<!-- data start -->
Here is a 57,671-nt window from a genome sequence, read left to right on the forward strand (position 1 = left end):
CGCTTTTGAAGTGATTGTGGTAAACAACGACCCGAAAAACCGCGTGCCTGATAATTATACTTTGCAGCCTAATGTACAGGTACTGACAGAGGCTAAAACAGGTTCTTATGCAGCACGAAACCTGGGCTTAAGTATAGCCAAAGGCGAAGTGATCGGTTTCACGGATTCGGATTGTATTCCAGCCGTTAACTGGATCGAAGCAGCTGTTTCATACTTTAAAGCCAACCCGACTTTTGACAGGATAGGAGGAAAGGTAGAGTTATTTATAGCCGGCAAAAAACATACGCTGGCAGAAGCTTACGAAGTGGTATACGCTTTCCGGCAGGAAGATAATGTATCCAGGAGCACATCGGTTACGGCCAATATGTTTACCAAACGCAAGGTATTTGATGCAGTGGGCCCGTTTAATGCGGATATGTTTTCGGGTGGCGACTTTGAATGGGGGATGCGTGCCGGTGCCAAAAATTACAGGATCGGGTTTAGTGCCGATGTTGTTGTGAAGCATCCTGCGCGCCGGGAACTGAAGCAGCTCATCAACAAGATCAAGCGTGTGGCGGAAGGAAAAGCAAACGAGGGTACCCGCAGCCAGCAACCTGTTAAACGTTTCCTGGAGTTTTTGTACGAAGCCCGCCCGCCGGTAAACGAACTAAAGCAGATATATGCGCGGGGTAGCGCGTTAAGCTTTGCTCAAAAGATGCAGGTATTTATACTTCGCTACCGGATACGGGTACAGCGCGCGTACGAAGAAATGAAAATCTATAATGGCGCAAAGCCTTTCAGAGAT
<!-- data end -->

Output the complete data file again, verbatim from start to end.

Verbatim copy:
Here is a 57,671-nt window from a genome sequence, read left to right on the forward strand (position 1 = left end):
CGCTTTTGAAGTGATTGTGGTAAACAACGACCCGAAAAACCGCGTGCCTGATAATTATACTTTGCAGCCTAATGTACAGGTACTGACAGAGGCTAAAACAGGTTCTTATGCAGCACGAAACCTGGGCTTAAGTATAGCCAAAGGCGAAGTGATCGGTTTCACGGATTCGGATTGTATTCCAGCCGTTAACTGGATCGAAGCAGCTGTTTCATACTTTAAAGCCAACCCGACTTTTGACAGGATAGGAGGAAAGGTAGAGTTATTTATAGCCGGCAAAAAACATACGCTGGCAGAAGCTTACGAAGTGGTATACGCTTTCCGGCAGGAAGATAATGTATCCAGGAGCACATCGGTTACGGCCAATATGTTTACCAAACGCAAGGTATTTGATGCAGTGGGCCCGTTTAATGCGGATATGTTTTCGGGTGGCGACTTTGAATGGGGGATGCGTGCCGGTGCCAAAAATTACAGGATCGGGTTTAGTGCCGATGTTGTTGTGAAGCATCCTGCGCGCCGGGAACTGAAGCAGCTCATCAACAAGATCAAGCGTGTGGCGGAAGGAAAAGCAAACGAGGGTACCCGCAGCCAGCAACCTGTTAAACGTTTCCTGGAGTTTTTGTACGAAGCCCGCCCGCCGGTAAACGAACTAAAGCAGATATATGCGCGGGGTAGCGCGTTAAGCTTTGCTCAAAAGATGCAGGTATTTATACTTCGCTACCGGATACGGGTACAGCGCGCGTACGAAGAAATGAAAATCTATAATGGCGCAAAGCCTTTCAGAGAT